# Preallocating large matrices in all cores is slower than allocating every time

Hi everyone,

I am trying to improve a piece of code of mine (numerical simulations for a scientific research project) to scale it up.

It essentially involves running one computationally and memory heavy function for several trials and then reducing across trials. A pseudocode example:

using Distributed

@everywhere hard_function(x) # allocates big matrices, does stuff with them and returns an array

results = @distributed (+) for _ = 1:K # we don't want the individual results, just their sum
hard_function(x)
end


This was my initial code, which was a bit slow, so I thought the fact that I am allocating big matrices (e.g. 100 \times 10^6) for every one of the K trials would be a problem. So I decided to try something else:

@everywhere matrices = preallocate(matrices)
@everywhere hard_function!(matrices, x) # defines same function, but using preallocated matrices

results = @distributed (+) for _ = 1:K
hard_function!(matrices, x)
end


My reasoning being that in this way I would allocate things only once, for every worker.

It turns out it made things slower and allocates more memory (according to @time)

I tried looking for other sources to this discrepancy, but couldnâ€™t find an explanation so far, so maybe thought Iâ€™d ask here and check if Iâ€™m not trying anything stupid or if my original idea was wrong from the start.

Thanks a lot!
Lucas

Maybe local matrices are transferred to the workers and you are seeing the cost of de/serialization? Maybe you can do

@everywhere begin
matrices = ...
getmatrices() = matrices
end

results = @distributed (+) for _ = 1:K
hard_function!(getmatrices(), x)
end


Here is a demo. Let us instrument serialize function first:

julia> @everywhere begin
using Serialization: Serialization, AbstractSerializer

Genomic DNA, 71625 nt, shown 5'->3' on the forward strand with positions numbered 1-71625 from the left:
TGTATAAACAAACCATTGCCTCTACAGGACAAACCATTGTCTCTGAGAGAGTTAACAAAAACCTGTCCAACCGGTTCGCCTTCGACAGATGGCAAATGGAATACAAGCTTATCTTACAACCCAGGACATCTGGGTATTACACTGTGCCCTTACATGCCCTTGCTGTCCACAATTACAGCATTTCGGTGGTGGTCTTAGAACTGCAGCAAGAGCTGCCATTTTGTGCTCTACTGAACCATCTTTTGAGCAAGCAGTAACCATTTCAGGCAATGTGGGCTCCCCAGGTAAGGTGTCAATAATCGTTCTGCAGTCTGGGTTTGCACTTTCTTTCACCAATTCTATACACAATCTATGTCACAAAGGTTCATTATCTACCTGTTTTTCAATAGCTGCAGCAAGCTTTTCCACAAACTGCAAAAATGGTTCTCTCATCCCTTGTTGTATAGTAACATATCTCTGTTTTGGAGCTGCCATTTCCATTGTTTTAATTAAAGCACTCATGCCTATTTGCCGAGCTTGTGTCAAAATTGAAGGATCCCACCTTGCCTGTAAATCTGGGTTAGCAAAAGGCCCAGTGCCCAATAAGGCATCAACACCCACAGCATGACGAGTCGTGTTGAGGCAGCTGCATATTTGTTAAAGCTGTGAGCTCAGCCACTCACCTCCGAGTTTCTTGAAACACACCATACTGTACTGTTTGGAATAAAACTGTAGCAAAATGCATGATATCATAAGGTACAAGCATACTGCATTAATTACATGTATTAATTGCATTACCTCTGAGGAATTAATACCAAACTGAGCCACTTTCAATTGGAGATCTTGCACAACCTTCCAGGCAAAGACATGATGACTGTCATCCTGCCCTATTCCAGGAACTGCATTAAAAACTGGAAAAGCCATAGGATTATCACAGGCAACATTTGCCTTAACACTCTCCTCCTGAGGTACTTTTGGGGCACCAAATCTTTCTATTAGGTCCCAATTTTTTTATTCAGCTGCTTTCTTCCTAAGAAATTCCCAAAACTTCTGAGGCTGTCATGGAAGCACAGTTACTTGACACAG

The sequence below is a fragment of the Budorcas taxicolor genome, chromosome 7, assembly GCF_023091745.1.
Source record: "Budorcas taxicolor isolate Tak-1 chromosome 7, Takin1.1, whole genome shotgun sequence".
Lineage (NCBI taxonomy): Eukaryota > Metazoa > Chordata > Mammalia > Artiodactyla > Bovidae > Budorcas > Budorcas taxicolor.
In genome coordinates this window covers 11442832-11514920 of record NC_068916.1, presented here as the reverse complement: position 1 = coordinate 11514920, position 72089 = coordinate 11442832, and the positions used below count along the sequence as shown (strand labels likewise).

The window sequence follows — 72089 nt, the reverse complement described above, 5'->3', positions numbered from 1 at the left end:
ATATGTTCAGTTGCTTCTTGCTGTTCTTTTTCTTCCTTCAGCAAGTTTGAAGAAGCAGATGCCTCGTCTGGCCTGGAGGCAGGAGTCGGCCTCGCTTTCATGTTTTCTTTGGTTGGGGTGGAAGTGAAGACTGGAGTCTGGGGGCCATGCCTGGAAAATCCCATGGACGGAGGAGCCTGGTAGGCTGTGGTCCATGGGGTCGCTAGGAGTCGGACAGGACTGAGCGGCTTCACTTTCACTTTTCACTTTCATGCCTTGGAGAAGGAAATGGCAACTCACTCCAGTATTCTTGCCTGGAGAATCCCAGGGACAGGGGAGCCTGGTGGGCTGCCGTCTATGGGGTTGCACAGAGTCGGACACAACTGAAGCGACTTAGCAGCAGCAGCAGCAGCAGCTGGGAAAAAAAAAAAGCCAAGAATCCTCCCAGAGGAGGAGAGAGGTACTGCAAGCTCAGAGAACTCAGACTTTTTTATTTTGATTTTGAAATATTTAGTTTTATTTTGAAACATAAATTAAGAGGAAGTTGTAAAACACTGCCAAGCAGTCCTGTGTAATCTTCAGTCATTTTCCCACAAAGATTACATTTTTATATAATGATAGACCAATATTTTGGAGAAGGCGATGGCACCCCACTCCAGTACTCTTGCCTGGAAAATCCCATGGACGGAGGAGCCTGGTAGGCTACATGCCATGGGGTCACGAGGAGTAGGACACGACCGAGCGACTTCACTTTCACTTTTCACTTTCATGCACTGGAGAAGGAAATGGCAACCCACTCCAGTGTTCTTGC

struct PrintSerialize
x
end

function Serialization.serialize(ser::AbstractSerializer, x::PrintSerialize)
value = x.x
@info "Serializing:" value
return invoke(Serialization.serialize, Tuple{AbstractSerializer,Any}, ser, x)
end
end


Define a global and a getter function:

julia> @everywhere begin
GLOBAL = PrintSerialize([123])
getglobal() = GLOBAL
end


If I use getglobal function, GLOBAL is not serialized

julia> @distributed (+) for x in 1:3
@show (myid(), objectid(getglobal()))
x
end
From worker 2:    (myid(), objectid(getglobal())) = (2, 0x2ef8e7048e9c0500)
From worker 2:    (myid(), objectid(getglobal())) = (2, 0x2ef8e7048e9c0500)
From worker 3:    (myid(), objectid(getglobal())) = (3, 0xd5452e7af34c434c)
6


However, if I use GLOBAL variable, it is serialized

julia> @distributed (+) for x in 1:3
@show (myid(), objectid(GLOBAL))
x
end
â”Ś Info: Serializing:
â”‚   value =
â”‚    1-element Vector{Int64}:
â””     123
â”Ś Info: Serializing:
â”‚   value =
â”‚    1-element Vector{Int64}:
â””     123
From worker 3:    (myid(), objectid(GLOBAL)) = (3, 0x2c14a9407614be5b)
From worker 2:    (myid(), objectid(GLOBAL)) = (2, 0x66a2f372e6cb38ae)
From worker 2:    (myid(), objectid(GLOBAL)) = (2, 0x66a2f372e6cb38ae)
6

3 Likes

FYI, as of FLoops.jl v0.1.10, the private variables created with @init are not serialized when used with Distributed. So, this should just work:

@floop DistributedEx() for x in 1:K
@init matrices = ...
y = hard_function!(matrices, x)
@reduce result += y
end
use(result)

2 Likes

Hi @tkf,

Thank you for your suggestions. I tried both of them: